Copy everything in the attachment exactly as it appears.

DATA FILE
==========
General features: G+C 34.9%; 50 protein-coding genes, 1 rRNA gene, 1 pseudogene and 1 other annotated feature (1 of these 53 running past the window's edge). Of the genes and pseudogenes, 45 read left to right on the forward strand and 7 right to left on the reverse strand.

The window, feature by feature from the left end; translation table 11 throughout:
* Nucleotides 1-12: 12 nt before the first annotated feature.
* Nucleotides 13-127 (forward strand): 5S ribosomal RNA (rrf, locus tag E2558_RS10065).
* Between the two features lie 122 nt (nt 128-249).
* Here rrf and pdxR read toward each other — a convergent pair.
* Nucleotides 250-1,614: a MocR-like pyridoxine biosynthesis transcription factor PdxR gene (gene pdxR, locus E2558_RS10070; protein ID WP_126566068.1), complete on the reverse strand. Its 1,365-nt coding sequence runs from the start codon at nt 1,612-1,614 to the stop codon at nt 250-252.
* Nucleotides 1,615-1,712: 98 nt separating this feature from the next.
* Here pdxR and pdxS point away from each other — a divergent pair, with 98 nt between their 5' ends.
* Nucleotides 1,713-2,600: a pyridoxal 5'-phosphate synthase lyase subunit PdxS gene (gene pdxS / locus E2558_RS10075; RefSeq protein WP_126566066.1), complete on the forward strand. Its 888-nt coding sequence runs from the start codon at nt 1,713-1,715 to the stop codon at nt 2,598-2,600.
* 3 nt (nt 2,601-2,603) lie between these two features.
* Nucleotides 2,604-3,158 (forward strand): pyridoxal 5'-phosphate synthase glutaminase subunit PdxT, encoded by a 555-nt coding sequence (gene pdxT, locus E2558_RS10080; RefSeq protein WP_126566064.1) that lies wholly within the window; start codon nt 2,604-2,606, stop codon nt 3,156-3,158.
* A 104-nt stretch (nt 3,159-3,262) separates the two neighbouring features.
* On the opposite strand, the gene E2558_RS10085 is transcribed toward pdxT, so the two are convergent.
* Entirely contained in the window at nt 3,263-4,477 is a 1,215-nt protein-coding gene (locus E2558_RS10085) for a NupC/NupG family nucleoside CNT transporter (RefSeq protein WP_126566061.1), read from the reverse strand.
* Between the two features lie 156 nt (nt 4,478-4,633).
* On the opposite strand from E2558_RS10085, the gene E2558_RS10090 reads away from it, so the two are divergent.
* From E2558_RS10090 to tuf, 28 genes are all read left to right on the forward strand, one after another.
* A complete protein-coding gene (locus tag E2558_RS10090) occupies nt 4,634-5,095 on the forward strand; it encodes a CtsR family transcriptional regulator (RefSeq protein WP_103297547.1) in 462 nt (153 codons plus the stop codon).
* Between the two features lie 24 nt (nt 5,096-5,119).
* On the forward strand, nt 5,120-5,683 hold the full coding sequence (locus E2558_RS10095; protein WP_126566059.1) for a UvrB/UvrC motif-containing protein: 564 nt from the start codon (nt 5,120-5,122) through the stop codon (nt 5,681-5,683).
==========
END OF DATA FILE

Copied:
General features: G+C 34.9%; 50 protein-coding genes, 1 rRNA gene, 1 pseudogene and 1 other annotated feature (1 of these 53 running past the window's edge). Of the genes and pseudogenes, 45 read left to right on the forward strand and 7 right to left on the reverse strand.

The window, feature by feature from the left end; translation table 11 throughout:
* Nucleotides 1-12: 12 nt before the first annotated feature.
* Nucleotides 13-127 (forward strand): 5S ribosomal RNA (rrf, locus tag E2558_RS10065).
* Between the two features lie 122 nt (nt 128-249).
* Here rrf and pdxR read toward each other — a convergent pair.
* Nucleotides 250-1,614: a MocR-like pyridoxine biosynthesis transcription factor PdxR gene (gene pdxR, locus E2558_RS10070; protein ID WP_126566068.1), complete on the reverse strand. Its 1,365-nt coding sequence runs from the start codon at nt 1,612-1,614 to the stop codon at nt 250-252.
* Nucleotides 1,615-1,712: 98 nt separating this feature from the next.
* Here pdxR and pdxS point away from each other — a divergent pair, with 98 nt between their 5' ends.
* Nucleotides 1,713-2,600: a pyridoxal 5'-phosphate synthase lyase subunit PdxS gene (gene pdxS / locus E2558_RS10075; RefSeq protein WP_126566066.1), complete on the forward strand. Its 888-nt coding sequence runs from the start codon at nt 1,713-1,715 to the stop codon at nt 2,598-2,600.
* 3 nt (nt 2,601-2,603) lie between these two features.
* Nucleotides 2,604-3,158 (forward strand): pyridoxal 5'-phosphate synthase glutaminase subunit PdxT, encoded by a 555-nt coding sequence (gene pdxT, locus E2558_RS10080; RefSeq protein WP_126566064.1) that lies wholly within the window; start codon nt 2,604-2,606, stop codon nt 3,156-3,158.
* A 104-nt stretch (nt 3,159-3,262) separates the two neighbouring features.
* On the opposite strand, the gene E2558_RS10085 is transcribed toward pdxT, so the two are convergent.
* Entirely contained in the window at nt 3,263-4,477 is a 1,215-nt protein-coding gene (locus E2558_RS10085) for a NupC/NupG family nucleoside CNT transporter (RefSeq protein WP_126566061.1), read from the reverse strand.
* Between the two features lie 156 nt (nt 4,478-4,633).
* On the opposite strand from E2558_RS10085, the gene E2558_RS10090 reads away from it, so the two are divergent.
* From E2558_RS10090 to tuf, 28 genes are all read left to right on the forward strand, one after another.
* A complete protein-coding gene (locus tag E2558_RS10090) occupies nt 4,634-5,095 on the forward strand; it encodes a CtsR family transcriptional regulator (RefSeq protein WP_103297547.1) in 462 nt (153 codons plus the stop codon).
* Between the two features lie 24 nt (nt 5,096-5,119).
* On the forward strand, nt 5,120-5,683 hold the full coding sequence (locus E2558_RS10095; protein WP_126566059.1) for a UvrB/UvrC motif-containing protein: 564 nt from the start codon (nt 5,120-5,122) through the stop codon (nt 5,681-5,683).